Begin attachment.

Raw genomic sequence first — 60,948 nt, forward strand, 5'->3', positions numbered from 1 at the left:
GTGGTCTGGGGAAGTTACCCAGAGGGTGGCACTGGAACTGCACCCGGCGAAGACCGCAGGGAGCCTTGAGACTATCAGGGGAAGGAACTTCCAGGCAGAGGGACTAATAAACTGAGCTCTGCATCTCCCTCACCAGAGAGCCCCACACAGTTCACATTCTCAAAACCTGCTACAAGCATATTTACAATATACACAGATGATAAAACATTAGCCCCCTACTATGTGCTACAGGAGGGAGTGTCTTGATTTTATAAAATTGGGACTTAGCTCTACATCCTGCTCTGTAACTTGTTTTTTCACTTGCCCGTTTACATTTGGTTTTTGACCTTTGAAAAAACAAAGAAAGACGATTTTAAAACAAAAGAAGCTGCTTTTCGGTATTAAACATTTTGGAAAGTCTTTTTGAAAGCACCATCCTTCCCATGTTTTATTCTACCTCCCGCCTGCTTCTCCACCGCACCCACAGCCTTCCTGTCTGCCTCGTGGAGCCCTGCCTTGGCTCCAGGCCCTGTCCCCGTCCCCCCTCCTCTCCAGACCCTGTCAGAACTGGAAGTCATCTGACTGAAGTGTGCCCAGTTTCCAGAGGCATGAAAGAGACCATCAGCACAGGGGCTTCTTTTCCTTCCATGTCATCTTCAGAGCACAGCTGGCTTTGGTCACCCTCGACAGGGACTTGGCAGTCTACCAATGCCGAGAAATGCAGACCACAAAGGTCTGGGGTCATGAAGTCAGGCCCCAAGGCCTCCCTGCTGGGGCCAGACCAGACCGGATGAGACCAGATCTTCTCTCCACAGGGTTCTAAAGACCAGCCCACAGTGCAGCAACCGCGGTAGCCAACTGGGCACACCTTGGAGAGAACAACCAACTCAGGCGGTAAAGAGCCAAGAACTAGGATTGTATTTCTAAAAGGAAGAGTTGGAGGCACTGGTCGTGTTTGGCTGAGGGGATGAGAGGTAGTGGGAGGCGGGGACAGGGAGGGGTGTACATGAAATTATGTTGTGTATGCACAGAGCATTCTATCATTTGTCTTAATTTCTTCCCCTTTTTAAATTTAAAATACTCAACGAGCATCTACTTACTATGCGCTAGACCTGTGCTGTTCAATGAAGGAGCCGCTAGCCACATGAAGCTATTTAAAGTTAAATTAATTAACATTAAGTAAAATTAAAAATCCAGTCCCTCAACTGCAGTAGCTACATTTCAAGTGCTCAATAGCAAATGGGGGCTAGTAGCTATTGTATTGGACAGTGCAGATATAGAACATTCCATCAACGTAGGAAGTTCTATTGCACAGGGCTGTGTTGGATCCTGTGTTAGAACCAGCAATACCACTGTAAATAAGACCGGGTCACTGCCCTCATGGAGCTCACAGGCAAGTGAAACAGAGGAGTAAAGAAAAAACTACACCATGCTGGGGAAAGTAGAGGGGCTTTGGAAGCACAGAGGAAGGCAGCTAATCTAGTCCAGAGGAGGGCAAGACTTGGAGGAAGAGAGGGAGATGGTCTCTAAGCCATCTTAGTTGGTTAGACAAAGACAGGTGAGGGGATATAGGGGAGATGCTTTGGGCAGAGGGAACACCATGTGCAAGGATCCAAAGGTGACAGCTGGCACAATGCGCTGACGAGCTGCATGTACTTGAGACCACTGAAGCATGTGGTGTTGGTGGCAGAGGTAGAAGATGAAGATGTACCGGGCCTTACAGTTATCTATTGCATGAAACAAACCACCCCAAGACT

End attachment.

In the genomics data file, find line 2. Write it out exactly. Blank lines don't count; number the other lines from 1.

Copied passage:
GTGGTCTGGGGAAGTTACCCAGAGGGTGGCACTGGAACTGCACCCGGCGAAGACCGCAGGGAGCCTTGAGACTATCAGGGGAAGGAACTTCCAGGCAGAGGGACTAATAAACTGAGCTCTGCATCTCCCTCACCAGAGAGCCCCACACAGTTCACATTCTCAAAACCTGCTACAAGCATATTTACAATATACACAGATGATAAAACATTAGCCCCCTACTATGTGCTACAGGAGGGAGTGTCTTGATTTTATAAAATTGGGACTTAGCTCTACATCCTGCTCTGTAACTTGTTTTTTCACTTGCCCGTTTACATTTGGTTTTTGACCTTTGAAAAAACAAAGAAAGACGATTTTAAAACAAAAGAAGCTGCTTTTCGGTATTAAACATTTTGGAAAGTCTTTTTGAAAGCACCATCCTTCCCATGTTTTATTCTACCTCCCGCCTGCTTCTCCACCGCACCCACAGCCTTCCTGTCTGCCTCGTGGAGCCCTGCCTTGGCTCCAGGCCCTGTCCCCGTCCCCCCTCCTCTCCAGACCCTGTCAGAACTGGAAGTCATCTGACTGAAGTGTGCCCAGTTTCCAGAGGCATGAAAGAGACCATCAGCACAGGGGCTTCTTTTCCTTCCATGTCATCTTCAGAGCACAGCTGGCTTTGGTCACCCTCGACAGGGACTTGGCAGTCTACCAATGCCGAGAAATGCAGACCACAAAGGTCTGGGGTCATGAAGTCAGGCCCCAAGGCCTCCCTGCTGGGGCCAGACCAGACCGGATGAGACCAGATCTTCTCTCCACAGGGTTCTAAAGACCAGCCCACAGTGCAGCAACCGCGGTAGCCAACTGGGCACACCTTGGAGAGAACAACCAACTCAGGCGGTAAAGAGCCAAGAACTAGGATTGTATTTCTAAAAGGAAGAGTTGGAGGCACTGGTCGTGTTTGGCTGAGGGGATGAGAGGTAGTGGGAGGCGGGGACAGGGAGGGGTGTACATGAAATTATGTTGTGTATGCACAGAGCATTCTATCATTTGTCTTAATTTCTTCCCCTTTTTAAATTTAAAATACTCAACGAGCATCTACTTACTATGCGCTAGACCTGTGCTGTTCAATGAAGGAGCCGCTAGCCACATGAAGCTATTTAAAGTTAAATTAATTAACATTAAGTAAAATTAAAAATCCAGTCCCTCAACTGCAGTAGCTACATTTCAAGTGCTCAATAGCAAATGGGGGCTAGTAGCTATTGTATTGGACAGTGCAGATATAGAACATTCCATCAACGTAGGAAGTTCTATTGCACAGGGCTGTGTTGGATCCTGTGTTAGAACCAGCAATACCACTGTAAATAAGACCGGGTCACTGCCCTCATGGAGCTCACAGGCAAGTGAAACAGAGGAGTAAAGAAAAAACTACACCATGCTGGGGAAAGTAGAGGGGCTTTGGAAGCACAGAGGAAGGCAGCTAATCTAGTCCAGAGGAGGGCAAGACTTGGAGGAAGAGAGGGAGATGGTCTCTAAGCCATCTTAGTTGGTTAGACAAAGACAGGTGAGGGGATATAGGGGAGATGCTTTGGGCAGAGGGAACACCATGTGCAAGGATCCAAAGGTGACAGCTGGCACAATGCGCTGACGAGCTGCATGTACTTGAGACCACTGAAGCATGTGGTGTTGGTGGCAGAGGTAGAAGATGAAGATGTACCGGGCCTTACAGTTATCTATTGCATGAAACAAACCACCCCAAGACT